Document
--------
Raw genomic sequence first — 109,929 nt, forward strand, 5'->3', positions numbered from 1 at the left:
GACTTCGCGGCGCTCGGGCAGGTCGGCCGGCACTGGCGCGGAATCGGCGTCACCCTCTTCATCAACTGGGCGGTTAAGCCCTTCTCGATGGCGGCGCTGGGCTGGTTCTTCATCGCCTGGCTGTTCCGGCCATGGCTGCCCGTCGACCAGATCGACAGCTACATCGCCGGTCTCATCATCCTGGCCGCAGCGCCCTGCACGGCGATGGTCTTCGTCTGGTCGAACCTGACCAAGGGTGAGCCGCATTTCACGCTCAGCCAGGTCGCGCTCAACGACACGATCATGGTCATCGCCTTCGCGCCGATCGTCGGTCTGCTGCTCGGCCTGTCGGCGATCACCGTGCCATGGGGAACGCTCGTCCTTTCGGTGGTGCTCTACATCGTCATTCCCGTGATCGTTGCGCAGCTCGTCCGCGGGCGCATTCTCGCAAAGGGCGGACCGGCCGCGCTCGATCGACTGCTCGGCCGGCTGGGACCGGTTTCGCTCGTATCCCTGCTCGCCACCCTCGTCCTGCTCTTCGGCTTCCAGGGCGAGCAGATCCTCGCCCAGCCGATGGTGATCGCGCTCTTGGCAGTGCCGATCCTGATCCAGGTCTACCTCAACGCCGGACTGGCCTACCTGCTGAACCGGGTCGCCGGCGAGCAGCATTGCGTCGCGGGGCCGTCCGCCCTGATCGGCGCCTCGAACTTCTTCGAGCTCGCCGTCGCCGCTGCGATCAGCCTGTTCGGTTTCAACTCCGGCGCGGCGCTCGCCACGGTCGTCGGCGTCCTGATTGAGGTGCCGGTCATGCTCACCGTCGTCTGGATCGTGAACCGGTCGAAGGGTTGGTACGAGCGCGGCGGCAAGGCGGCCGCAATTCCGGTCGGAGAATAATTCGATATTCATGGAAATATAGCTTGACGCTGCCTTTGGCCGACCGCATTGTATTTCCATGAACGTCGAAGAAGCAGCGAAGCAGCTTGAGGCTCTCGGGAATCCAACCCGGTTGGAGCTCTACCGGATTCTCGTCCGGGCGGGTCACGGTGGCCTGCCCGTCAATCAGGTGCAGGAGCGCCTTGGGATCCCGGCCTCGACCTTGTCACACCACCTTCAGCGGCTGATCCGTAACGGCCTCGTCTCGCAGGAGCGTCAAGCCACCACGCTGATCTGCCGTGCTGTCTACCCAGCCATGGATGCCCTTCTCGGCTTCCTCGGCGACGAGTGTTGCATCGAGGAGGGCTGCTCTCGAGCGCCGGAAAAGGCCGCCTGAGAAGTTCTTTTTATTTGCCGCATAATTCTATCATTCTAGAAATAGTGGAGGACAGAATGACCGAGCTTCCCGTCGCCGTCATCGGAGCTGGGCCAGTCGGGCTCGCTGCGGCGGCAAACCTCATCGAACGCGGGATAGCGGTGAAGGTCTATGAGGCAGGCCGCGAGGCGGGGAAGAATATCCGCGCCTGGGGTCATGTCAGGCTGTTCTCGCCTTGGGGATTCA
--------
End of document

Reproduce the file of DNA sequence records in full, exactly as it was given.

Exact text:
Raw genomic sequence first — 109,929 nt, forward strand, 5'->3', positions numbered from 1 at the left:
GACTTCGCGGCGCTCGGGCAGGTCGGCCGGCACTGGCGCGGAATCGGCGTCACCCTCTTCATCAACTGGGCGGTTAAGCCCTTCTCGATGGCGGCGCTGGGCTGGTTCTTCATCGCCTGGCTGTTCCGGCCATGGCTGCCCGTCGACCAGATCGACAGCTACATCGCCGGTCTCATCATCCTGGCCGCAGCGCCCTGCACGGCGATGGTCTTCGTCTGGTCGAACCTGACCAAGGGTGAGCCGCATTTCACGCTCAGCCAGGTCGCGCTCAACGACACGATCATGGTCATCGCCTTCGCGCCGATCGTCGGTCTGCTGCTCGGCCTGTCGGCGATCACCGTGCCATGGGGAACGCTCGTCCTTTCGGTGGTGCTCTACATCGTCATTCCCGTGATCGTTGCGCAGCTCGTCCGCGGGCGCATTCTCGCAAAGGGCGGACCGGCCGCGCTCGATCGACTGCTCGGCCGGCTGGGACCGGTTTCGCTCGTATCCCTGCTCGCCACCCTCGTCCTGCTCTTCGGCTTCCAGGGCGAGCAGATCCTCGCCCAGCCGATGGTGATCGCGCTCTTGGCAGTGCCGATCCTGATCCAGGTCTACCTCAACGCCGGACTGGCCTACCTGCTGAACCGGGTCGCCGGCGAGCAGCATTGCGTCGCGGGGCCGTCCGCCCTGATCGGCGCCTCGAACTTCTTCGAGCTCGCCGTCGCCGCTGCGATCAGCCTGTTCGGTTTCAACTCCGGCGCGGCGCTCGCCACGGTCGTCGGCGTCCTGATTGAGGTGCCGGTCATGCTCACCGTCGTCTGGATCGTGAACCGGTCGAAGGGTTGGTACGAGCGCGGCGGCAAGGCGGCCGCAATTCCGGTCGGAGAATAATTCGATATTCATGGAAATATAGCTTGACGCTGCCTTTGGCCGACCGCATTGTATTTCCATGAACGTCGAAGAAGCAGCGAAGCAGCTTGAGGCTCTCGGGAATCCAACCCGGTTGGAGCTCTACCGGATTCTCGTCCGGGCGGGTCACGGTGGCCTGCCCGTCAATCAGGTGCAGGAGCGCCTTGGGATCCCGGCCTCGACCTTGTCACACCACCTTCAGCGGCTGATCCGTAACGGCCTCGTCTCGCAGGAGCGTCAAGCCACCACGCTGATCTGCCGTGCTGTCTACCCAGCCATGGATGCCCTTCTCGGCTTCCTCGGCGACGAGTGTTGCATCGAGGAGGGCTGCTCTCGAGCGCCGGAAAAGGCCGCCTGAGAAGTTCTTTTTATTTGCCGCATAATTCTATCATTCTAGAAATAGTGGAGGACAGAATGACCGAGCTTCCCGTCGCCGTCATCGGAGCTGGGCCAGTCGGGCTCGCTGCGGCGGCAAACCTCATCGAACGCGGGATAGCGGTGAAGGTCTATGAGGCAGGCCGCGAGGCGGGGAAGAATATCCGCGCCTGGGGTCATGTCAGGCTGTTCTCGCCTTGGGGATTCA